In the speculative model, the SR-75 would carry the XR-7 on its back to high altitudes. From there, the XR-7 would light its "pulse detonation wave engines" and conduct recon missions at Mach 7. After all, reasoned Andrews and other Aurora believers, the Air Force has to have something better than the SR-71 Blackbird. They can't possibly be retiring the SR-71 without something that goes faster!

Of course, there were problems with Andrews's logic.

--The XR-7 would not be carried on the SR-75's back, as this style of carriage wasn't very successful during Project Tagboard (and one of the aircrew involved paid the ultimate price in the ensuing crash.) The daughter craft would almost certainly be carried underneath the mothership, just like X-15+B-52, Pegasus+L-1011, and SpaceShipOne+White Knight.

--Pulse Detonation Wave Engines, to the best of my knowledge, have never gone beyond the developmental stage. Popular Science did a story about Pulse Detonation Engines back in 2003 or 2004, but viewed them as a performance enhancement for existing turbofan engines.

--The SR-71 need not be replaced by a faster plane. In the case of the SR-71, high speed and high altitude were the "survivability conops." In the U-2 and Global Hawk, high altitude is the survivability conops. In the Predator, stealth (being small and flying at low altitudes where radar isn't effective) is part of the survivability conops, although most people aren't very worried about a Predator getting killed in the first place. From where I sit, the Air Force's recon needs look like they are being well-met by existing U-2, Global Hawk, and Predator assets.

--Operational hypersonic systems are very difficult to maintain. The space shuttle is proof of this, although a Mach 7 system might not have the same difficulties that the orbital Shuttle does.

--Andrews proposed an active cooling system using the vehicle's methane fuel. The problem with methane or any hydrocarbon as a coolant is that heat breaks the molecules down, creating the sooty effect known as "coking."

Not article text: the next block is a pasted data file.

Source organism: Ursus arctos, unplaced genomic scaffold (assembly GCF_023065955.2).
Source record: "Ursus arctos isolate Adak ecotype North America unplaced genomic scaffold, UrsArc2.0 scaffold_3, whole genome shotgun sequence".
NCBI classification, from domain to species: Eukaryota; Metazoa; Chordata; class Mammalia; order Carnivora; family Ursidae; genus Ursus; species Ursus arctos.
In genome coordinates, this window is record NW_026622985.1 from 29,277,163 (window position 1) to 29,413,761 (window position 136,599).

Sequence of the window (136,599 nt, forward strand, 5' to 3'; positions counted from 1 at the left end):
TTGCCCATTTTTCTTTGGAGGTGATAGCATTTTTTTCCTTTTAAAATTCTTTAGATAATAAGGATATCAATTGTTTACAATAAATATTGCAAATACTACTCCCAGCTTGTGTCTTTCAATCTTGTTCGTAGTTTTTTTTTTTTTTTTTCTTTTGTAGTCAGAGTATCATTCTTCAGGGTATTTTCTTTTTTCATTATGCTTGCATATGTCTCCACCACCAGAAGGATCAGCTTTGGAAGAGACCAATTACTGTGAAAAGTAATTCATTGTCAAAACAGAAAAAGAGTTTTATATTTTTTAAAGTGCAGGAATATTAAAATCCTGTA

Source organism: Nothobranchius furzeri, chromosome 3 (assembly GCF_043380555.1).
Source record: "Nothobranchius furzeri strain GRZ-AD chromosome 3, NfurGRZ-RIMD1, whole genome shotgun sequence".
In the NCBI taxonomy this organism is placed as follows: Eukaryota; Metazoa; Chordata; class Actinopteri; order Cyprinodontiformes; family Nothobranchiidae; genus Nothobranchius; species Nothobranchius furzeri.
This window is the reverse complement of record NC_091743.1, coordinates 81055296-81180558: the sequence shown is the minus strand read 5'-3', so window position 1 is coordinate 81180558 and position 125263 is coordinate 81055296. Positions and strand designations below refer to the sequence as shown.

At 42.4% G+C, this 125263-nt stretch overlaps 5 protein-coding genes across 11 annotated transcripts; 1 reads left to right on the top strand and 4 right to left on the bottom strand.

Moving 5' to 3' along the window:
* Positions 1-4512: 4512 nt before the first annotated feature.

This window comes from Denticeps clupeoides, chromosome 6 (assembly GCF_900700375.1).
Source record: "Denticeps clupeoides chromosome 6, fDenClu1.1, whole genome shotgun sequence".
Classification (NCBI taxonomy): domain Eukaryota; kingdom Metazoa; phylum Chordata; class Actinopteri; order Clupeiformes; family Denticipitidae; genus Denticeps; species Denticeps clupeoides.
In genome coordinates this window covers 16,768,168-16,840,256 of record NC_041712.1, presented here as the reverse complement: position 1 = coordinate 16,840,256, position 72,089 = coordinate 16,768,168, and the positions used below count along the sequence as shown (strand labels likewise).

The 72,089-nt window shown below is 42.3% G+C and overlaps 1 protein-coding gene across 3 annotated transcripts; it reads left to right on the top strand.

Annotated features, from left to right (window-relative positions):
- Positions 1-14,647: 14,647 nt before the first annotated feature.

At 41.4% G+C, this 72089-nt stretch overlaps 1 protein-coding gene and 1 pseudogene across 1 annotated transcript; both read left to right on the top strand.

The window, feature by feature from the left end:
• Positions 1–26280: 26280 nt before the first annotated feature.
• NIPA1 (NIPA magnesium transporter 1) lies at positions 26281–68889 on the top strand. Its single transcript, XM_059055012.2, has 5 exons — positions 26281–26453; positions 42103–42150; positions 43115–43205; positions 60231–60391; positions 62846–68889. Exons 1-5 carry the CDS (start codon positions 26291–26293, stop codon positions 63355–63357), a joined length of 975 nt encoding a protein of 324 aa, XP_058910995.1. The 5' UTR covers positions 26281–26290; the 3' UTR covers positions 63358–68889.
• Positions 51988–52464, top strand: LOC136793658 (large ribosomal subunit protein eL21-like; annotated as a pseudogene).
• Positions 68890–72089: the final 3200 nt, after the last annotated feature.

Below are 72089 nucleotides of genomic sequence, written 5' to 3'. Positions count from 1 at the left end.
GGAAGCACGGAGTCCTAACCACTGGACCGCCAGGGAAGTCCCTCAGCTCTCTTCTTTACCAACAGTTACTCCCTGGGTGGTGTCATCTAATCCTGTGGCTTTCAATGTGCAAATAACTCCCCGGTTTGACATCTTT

--According to popular lore, Aurora's contrail looks like a string of donuts or sausages. Pictures of this contrail are available on the internet. I must also confess to seeing strange contrails in the sky--coming from behind normal passenger planes. I asked a professor (whose background was in propulsion and computational fluid dynamics) about these contrails, and he asserts that they are produced by traditional engines under certain conditions (a conclusion I fully agree with.)

--Andrews's SR-75 would likely be limited to Mach 2 speeds, if it was powered by four F100 engines like Andrews claimed. It would only have roughly two-thirds the thrust of the XB-70's six J93 engines. It would also lack the optimized design of the XB-70, which relied on downswept wingtips and other features to ride on its shockwave and reduce drag at supersonic speeds. The B-1A, which is smaller than Andrews's SR-75 and had more thrust, was only a Mach 2 airplane (and a freaking awesome one at that.)

Having already scored a commercial success with 1986's "F-19 Stealth Fighter," Testors once again had a model kit that was being mentioned on nightly news broadcasts due to its controversial subject matter. While the SR-75 and XR-7 did not surpass the F-19 model in terms of sales (the F-19 is the best-selling model kit in history,) they are quite large in 1/72 scale and make for interesting conversation pieces.